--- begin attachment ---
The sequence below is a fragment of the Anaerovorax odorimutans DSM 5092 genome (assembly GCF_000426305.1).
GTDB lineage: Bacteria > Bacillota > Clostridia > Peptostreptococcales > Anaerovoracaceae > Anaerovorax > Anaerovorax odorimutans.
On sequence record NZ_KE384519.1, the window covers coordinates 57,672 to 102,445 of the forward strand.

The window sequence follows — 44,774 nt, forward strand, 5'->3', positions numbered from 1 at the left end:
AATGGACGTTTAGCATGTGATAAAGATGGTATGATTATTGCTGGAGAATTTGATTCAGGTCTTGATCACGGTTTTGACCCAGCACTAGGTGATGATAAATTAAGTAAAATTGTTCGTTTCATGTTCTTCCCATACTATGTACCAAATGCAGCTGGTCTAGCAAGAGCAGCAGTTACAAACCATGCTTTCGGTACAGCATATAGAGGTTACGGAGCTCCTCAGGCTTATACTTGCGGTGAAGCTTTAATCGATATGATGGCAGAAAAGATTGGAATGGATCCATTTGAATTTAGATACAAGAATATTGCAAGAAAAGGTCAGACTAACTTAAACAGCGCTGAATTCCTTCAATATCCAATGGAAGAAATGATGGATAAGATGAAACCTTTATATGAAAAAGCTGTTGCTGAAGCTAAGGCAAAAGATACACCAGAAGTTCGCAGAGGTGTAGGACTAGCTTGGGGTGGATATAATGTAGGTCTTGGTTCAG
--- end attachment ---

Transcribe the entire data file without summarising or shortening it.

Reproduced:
The sequence below is a fragment of the Anaerovorax odorimutans DSM 5092 genome (assembly GCF_000426305.1).
GTDB lineage: Bacteria > Bacillota > Clostridia > Peptostreptococcales > Anaerovoracaceae > Anaerovorax > Anaerovorax odorimutans.
On sequence record NZ_KE384519.1, the window covers coordinates 57,672 to 102,445 of the forward strand.

The window sequence follows — 44,774 nt, forward strand, 5'->3', positions numbered from 1 at the left end:
AATGGACGTTTAGCATGTGATAAAGATGGTATGATTATTGCTGGAGAATTTGATTCAGGTCTTGATCACGGTTTTGACCCAGCACTAGGTGATGATAAATTAAGTAAAATTGTTCGTTTCATGTTCTTCCCATACTATGTACCAAATGCAGCTGGTCTAGCAAGAGCAGCAGTTACAAACCATGCTTTCGGTACAGCATATAGAGGTTACGGAGCTCCTCAGGCTTATACTTGCGGTGAAGCTTTAATCGATATGATGGCAGAAAAGATTGGAATGGATCCATTTGAATTTAGATACAAGAATATTGCAAGAAAAGGTCAGACTAACTTAAACAGCGCTGAATTCCTTCAATATCCAATGGAAGAAATGATGGATAAGATGAAACCTTTATATGAAAAAGCTGTTGCTGAAGCTAAGGCAAAAGATACACCAGAAGTTCGCAGAGGTGTAGGACTAGCTTGGGGTGGATATAATGTAGGTCTTGGTTCAG